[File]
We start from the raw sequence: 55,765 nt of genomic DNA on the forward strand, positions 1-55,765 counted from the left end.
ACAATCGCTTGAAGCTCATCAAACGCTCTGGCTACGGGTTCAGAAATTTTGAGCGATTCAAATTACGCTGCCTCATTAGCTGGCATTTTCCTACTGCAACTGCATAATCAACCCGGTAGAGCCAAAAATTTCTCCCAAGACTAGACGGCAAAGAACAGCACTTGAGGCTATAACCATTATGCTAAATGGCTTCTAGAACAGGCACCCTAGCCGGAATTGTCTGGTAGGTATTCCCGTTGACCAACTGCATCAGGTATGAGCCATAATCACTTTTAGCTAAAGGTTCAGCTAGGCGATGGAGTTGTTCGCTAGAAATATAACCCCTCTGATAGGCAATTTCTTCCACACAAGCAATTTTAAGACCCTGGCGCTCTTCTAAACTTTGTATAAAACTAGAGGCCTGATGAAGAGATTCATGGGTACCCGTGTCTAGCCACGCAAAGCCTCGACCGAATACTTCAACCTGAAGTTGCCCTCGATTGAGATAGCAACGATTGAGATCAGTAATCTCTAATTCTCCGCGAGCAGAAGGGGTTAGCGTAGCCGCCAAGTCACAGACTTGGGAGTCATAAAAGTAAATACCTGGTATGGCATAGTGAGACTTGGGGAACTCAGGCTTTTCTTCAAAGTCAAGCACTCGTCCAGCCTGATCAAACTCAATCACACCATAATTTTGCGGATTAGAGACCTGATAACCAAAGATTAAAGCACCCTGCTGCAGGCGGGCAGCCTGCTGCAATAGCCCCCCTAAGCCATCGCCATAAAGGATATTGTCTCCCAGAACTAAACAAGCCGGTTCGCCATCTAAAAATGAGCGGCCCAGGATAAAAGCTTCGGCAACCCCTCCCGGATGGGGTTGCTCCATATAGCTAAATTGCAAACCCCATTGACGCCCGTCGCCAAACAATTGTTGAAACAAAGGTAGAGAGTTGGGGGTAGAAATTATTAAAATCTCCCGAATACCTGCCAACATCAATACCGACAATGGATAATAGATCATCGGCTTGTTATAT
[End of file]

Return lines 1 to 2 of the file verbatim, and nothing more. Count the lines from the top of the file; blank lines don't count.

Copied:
We start from the raw sequence: 55,765 nt of genomic DNA on the forward strand, positions 1-55,765 counted from the left end.
ACAATCGCTTGAAGCTCATCAAACGCTCTGGCTACGGGTTCAGAAATTTTGAGCGATTCAAATTACGCTGCCTCATTAGCTGGCATTTTCCTACTGCAACTGCATAATCAACCCGGTAGAGCCAAAAATTTCTCCCAAGACTAGACGGCAAAGAACAGCACTTGAGGCTATAACCATTATGCTAAATGGCTTCTAGAACAGGCACCCTAGCCGGAATTGTCTGGTAGGTATTCCCGTTGACCAACTGCATCAGGTATGAGCCATAATCACTTTTAGCTAAAGGTTCAGCTAGGCGATGGAGTTGTTCGCTAGAAATATAACCCCTCTGATAGGCAATTTCTTCCACACAAGCAATTTTAAGACCCTGGCGCTCTTCTAAACTTTGTATAAAACTAGAGGCCTGATGAAGAGATTCATGGGTACCCGTGTCTAGCCACGCAAAGCCTCGACCGAATACTTCAACCTGAAGTTGCCCTCGATTGAGATAGCAACGATTGAGATCAGTAATCTCTAATTCTCCGCGAGCAGAAGGGGTTAGCGTAGCCGCCAAGTCACAGACTTGGGAGTCATAAAAGTAAATACCTGGTATGGCATAGTGAGACTTGGGGAACTCAGGCTTTTCTTCAAAGTCAAGCACTCGTCCAGCCTGATCAAACTCAATCACACCATAATTTTGCGGATTAGAGACCTGATAACCAAAGATTAAAGCACCCTGCTGCAGGCGGGCAGCCTGCTGCAATAGCCCCCCTAAGCCATCGCCATAAAGGATATTGTCTCCCAGAACTAAACAAGCCGGTTCGCCATCTAAAAATGAGCGGCCCAGGATAAAAGCTTCGGCAACCCCTCCCGGATGGGGTTGCTCCATATAGCTAAATTGCAAACCCCATTGACGCCCGTCGCCAAACAATTGTTGAAACAAAGGTAGAGAGTTGGGGGTAGAAATTATTAAAATCTCCCGAATACCTGCCAACATCAATACCGACAATGGATAATAGATCATCGGCTTGTTATAT